Impressionist, and proud

Underdogs have taken note and reclaimed terms that were once hurtful or derisory: ‘queer’ has become a positive label for the LGBT community, ‘nerd’ and ‘geek’ are no longer insults but badges of honour (thanks in part to the Gleeks), ‘slut walk’ participants have tried to de-stigmatise the word, and the Tea Party movement’s ‘tea-baggers’…well, that’s a bad example. But this ‘current’ propensity for linguistic reappropriation is not such a modern phenomenon…

The Impressionists came to be known as such after a 10-year battle for recognition. In 19th-century France, artistic esteem could only be attained by recognition by the Academy of Fine Arts and the displaying of their artwork in the Salons, or yearly exhibitions in Paris. This new art movement was too mind-blowing for those stuffy old codgers – Manet’s Luncheon on the Grass didn’t make the grade because of the daring inclusion of a stark-naked lady frolicking at a picnic. I can’t imagine what they would make of Prince Harry’s trip to Las Vegas…


Reconstruction of Prince Harry’s trip to Vegas…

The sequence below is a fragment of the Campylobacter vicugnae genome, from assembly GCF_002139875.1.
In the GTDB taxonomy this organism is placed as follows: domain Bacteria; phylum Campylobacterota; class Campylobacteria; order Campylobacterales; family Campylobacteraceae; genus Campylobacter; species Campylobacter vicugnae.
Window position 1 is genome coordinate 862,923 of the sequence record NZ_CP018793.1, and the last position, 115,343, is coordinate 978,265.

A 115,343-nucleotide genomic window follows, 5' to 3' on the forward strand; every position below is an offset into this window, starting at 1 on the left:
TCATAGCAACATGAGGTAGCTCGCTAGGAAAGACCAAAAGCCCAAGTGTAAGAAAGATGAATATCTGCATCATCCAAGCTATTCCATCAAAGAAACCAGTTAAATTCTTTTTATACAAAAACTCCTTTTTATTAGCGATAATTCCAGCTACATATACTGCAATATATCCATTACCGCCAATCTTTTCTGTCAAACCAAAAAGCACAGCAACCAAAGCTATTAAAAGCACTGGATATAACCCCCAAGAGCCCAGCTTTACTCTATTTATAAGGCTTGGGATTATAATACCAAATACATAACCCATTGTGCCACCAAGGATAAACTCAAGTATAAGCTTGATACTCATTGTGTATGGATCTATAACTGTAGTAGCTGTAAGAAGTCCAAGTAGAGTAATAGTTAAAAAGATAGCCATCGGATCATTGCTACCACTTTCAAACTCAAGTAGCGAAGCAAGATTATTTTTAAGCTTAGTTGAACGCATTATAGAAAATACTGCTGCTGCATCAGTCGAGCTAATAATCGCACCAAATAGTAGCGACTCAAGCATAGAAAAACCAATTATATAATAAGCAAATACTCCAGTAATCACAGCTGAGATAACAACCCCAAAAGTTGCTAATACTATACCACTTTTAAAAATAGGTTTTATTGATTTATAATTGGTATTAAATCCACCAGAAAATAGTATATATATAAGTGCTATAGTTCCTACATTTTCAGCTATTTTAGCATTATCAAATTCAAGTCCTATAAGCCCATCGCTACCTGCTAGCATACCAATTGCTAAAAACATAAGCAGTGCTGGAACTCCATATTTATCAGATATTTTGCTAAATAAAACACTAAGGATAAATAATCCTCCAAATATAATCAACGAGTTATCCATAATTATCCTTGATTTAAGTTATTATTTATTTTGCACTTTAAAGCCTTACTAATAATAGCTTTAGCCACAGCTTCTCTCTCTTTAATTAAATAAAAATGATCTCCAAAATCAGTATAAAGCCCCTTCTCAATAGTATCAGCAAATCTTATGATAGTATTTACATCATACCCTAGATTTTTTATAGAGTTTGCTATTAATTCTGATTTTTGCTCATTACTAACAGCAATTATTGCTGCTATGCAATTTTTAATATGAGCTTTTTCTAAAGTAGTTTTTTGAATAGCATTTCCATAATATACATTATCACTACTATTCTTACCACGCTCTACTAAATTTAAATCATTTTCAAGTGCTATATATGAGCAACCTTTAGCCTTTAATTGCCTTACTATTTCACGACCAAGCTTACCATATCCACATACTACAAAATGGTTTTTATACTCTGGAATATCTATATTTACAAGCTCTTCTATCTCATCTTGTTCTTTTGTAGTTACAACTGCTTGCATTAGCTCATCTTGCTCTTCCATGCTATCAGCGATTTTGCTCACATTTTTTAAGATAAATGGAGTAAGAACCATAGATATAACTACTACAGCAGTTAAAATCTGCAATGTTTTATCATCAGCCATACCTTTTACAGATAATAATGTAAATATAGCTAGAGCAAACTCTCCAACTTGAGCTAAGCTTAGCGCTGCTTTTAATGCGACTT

Edouard Manet, Luncheon on the Grass, 1863.
Oil on canvas, 208 x 264.5 cm.
Musée d’Orsay, Paris.


A brief glimmer of hope came in 1863 when Napoleon III, shocked by the quality artwork that was being sidelined, opened an exhibition alongside the official Salon, an Exhibition for Rejects. This group of artists received more visitors than the official Salon, but most came along for a good chuckle at these deluded ‘artists’ and their strange paintings. Requests for another exhibition were denied, until in 1874 they decided to take matters into their own hands…

Thirty artists including Monet, Renoir, Pissarro, Sisley, Cézanne, Degas and Morisot participated in a private exhibition, which was still too zany for many. Louis Leroy wrote a sarcastic, satirical review, coining the term ‘Impressionists’ as a play on words of the title of Monet’s painting Impression, Sunrise. The term caught on, and what was meant to be a moniker of derision became a badge of honour for the group. And Leroy must have been laughing on the other side of his face when Impressionism spread beyond France, paving the way for Modern art, and even becoming the long-lasting legacy of 19th-century French art.

So take a leaf out of the Impressionists’ book and wear those insults with pride. My suggestions for some topically beleaguered individuals include: Prince Harry – ‘The Naked Prince’, Todd Akin – ‘The Legitimator’, and I’m sure Julian Assange could put a positive spin on ‘coward’, ‘tool’ or ‘cyber terrorist’.

Sweden’s Nationalmuseum has an exhibit dedicated to 19th-century France and the beginning of the Modern era, until 3 February 2013. If you would like to read more about the peppy Impressionists, try this impressive art book or compact gift version, written by Nathalia Brodskaya.



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